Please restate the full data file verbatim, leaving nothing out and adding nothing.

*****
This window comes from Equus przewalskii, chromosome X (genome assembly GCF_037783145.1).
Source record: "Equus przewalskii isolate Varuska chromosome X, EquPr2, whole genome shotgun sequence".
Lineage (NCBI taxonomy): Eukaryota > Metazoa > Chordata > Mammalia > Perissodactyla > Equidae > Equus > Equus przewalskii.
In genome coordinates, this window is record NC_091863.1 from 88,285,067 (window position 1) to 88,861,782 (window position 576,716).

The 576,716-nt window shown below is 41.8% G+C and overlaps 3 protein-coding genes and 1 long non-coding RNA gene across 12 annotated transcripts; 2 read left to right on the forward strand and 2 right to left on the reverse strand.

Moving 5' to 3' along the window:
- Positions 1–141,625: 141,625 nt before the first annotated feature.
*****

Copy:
This window comes from Equus przewalskii, chromosome X (genome assembly GCF_037783145.1).
Source record: "Equus przewalskii isolate Varuska chromosome X, EquPr2, whole genome shotgun sequence".
Lineage (NCBI taxonomy): Eukaryota > Metazoa > Chordata > Mammalia > Perissodactyla > Equidae > Equus > Equus przewalskii.
In genome coordinates, this window is record NC_091863.1 from 88,285,067 (window position 1) to 88,861,782 (window position 576,716).

The 576,716-nt window shown below is 41.8% G+C and overlaps 3 protein-coding genes and 1 long non-coding RNA gene across 12 annotated transcripts; 2 read left to right on the forward strand and 2 right to left on the reverse strand.

Moving 5' to 3' along the window:
- Positions 1–141,625: 141,625 nt before the first annotated feature.